By: Zachary L. Ross
I. How the Problem Got Started
The discovery of oil at the Sunniland Field in 1943 by Humble Oil & Refining Company (now Exxon-Mobil) started a trend in Florida real estate transactions that has increasingly caused problems for modern landowners. With all the oil and mineral explorations that followed the Sunniland discovery, conveyors of real estate wanted to insure that they did not pass on what could be the next big discovery. To protect their interests, sellers of real estate began to transfer the surface estate while, reserving in whole or in part, title to the mineral estate, most commonly referred to as “mineral rights.”
As time has passed, many have learned that their fantasies of striking it rich were simply that: fantasies. Those unfulfilled dreams have become a modern day nightmare for property owners. When the surface estate and the mineral estate are severed, they remain independent. Trustees of Tufts College v. Triple R Ranch, Inc., 275 so. 2d 521, 525-26 (Fla. 1973). The mineral estate is dominant; therefore, the owner of title to the mineral estate has a perpetual easement for the right of ingress and egress to explore, locate and remove minerals. Id. The mineral estate fee holder, therefore, at any time may exercise his or her right, creating a perpetual cloud over the owner of the surface estate’s right to quiet enjoyment of his property. See Id.
Today, it is common to find the surface estate fee holder owning title to the surface estate as well as at least part of the mineral estate, while the other part of the mineral estate is held by descendants of a previous conveyor of the property who reserved part of the mineral estate. The surface owner’s task is to determine how to extinguish the mineral estate, thus eliminating the possibility of the descendants someday enforcing their right to explore, locate and remove minerals.
II. Possible Solutions
A. Quitclaim Deeds
One solution to this problem is to attempt to acquire the descendants’ interests in the mineral estate directly from them. Often, the descendants do not even know that they have an interest in the mineral estate, and, because the mineral estate is often worthless, a quitclaim deed usually can be purchased for a sum far less than the cost of potential litigation. Of course, there are obstacles to obtaining quitclaim deeds. One must determine which descendants have interests and what those interests are. Next, one must negotiate purchasing every descendant’s interest, which can be challenging because they may feel as if they are being hoodwinked. There is also a problem with holdouts. The descendants know that, as a purchaser, one usually wishes to purchase all the mineral rights, and, as you get closer and closer to your goal, the price demanded will tend to escalate. This can be a major obstacle, especially if interests have passed down through the family for decades, leaving tens, if not hundreds, of descendants with whom you must negotiate.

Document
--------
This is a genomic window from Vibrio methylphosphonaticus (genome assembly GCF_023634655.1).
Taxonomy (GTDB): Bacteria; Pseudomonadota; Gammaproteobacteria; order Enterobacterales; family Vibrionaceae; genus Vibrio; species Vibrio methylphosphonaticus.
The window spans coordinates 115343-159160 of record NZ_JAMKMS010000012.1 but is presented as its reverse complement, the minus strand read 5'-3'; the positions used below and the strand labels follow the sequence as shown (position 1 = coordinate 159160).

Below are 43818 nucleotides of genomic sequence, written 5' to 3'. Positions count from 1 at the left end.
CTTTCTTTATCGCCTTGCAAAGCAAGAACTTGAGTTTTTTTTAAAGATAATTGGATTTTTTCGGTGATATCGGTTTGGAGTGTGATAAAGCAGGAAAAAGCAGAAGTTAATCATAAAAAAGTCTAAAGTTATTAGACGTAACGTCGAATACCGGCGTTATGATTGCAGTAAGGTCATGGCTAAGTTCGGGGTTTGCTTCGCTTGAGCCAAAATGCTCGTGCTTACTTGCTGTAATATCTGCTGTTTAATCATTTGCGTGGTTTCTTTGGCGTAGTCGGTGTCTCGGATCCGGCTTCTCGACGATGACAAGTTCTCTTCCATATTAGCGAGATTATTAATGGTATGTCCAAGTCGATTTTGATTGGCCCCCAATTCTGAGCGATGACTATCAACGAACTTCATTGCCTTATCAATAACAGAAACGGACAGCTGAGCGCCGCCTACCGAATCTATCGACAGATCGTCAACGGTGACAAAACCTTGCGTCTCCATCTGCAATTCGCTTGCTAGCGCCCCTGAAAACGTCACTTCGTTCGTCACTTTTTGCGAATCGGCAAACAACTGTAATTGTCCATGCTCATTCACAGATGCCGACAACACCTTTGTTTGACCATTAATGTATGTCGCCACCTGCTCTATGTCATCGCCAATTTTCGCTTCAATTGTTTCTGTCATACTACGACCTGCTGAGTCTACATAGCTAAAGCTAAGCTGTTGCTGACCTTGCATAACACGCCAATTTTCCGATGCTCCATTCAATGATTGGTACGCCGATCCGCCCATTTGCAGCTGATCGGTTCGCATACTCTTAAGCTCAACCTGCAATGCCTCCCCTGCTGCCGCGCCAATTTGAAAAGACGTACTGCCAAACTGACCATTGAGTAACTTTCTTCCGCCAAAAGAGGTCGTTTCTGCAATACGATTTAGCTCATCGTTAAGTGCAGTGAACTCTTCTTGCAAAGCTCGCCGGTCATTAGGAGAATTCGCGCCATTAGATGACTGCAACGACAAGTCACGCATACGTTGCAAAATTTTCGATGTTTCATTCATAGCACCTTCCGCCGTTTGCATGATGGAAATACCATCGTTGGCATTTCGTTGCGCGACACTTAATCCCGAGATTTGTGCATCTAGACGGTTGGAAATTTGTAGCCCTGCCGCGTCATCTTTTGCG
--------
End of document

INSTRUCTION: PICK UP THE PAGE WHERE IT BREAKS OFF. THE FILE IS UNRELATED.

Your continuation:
B. Marketable Record Title Act
Another possible solution to the surface fee holder’s problem may be the Marketable Record Title Act. According to section 704.05, Florida Statutes, the easement created for the purpose of exploring and mining mineral rights is extinguishable by the Marketable Record Title Act (Chapter 712, Florida Statutes), unless it falls within an exception. See Fla. Stat. § 704.05; see also Noblin v. Harbor Hills Dev., L.P., 896 So. 2d 781, 785 (Fla. 5th DCA 2005).
As simple as this solution appears to be, the problem with using the Marketable Record Title Act is that it has specific requirements that must be met to clear title. The reservation of mineral rights, or acknowledgment of the reservation in a subsequent transaction, must occur prior to the effective date of the “root of title.” The root of title is “any title transaction purporting to create or transfer the estate claimed by any person and which is the last title transaction to have been recorded at least 30 years prior to the time when marketability is being determined. The effective date of the root of title is the date on which it was recorded.” Fla. Stat. § 712.01(2) (2006). The Act permits the filing of a notice which “provides for a simple and easy method by which an owner of an existing old interest may preserve it.” City of Miami v. St. Joe Paper Co., 364 So. 2d 439, 442 (Fla. 1978). The notice provision and 30 year requirement often eliminate the Marketable Record Title Act as a viable option for extinguishing the mineral estate.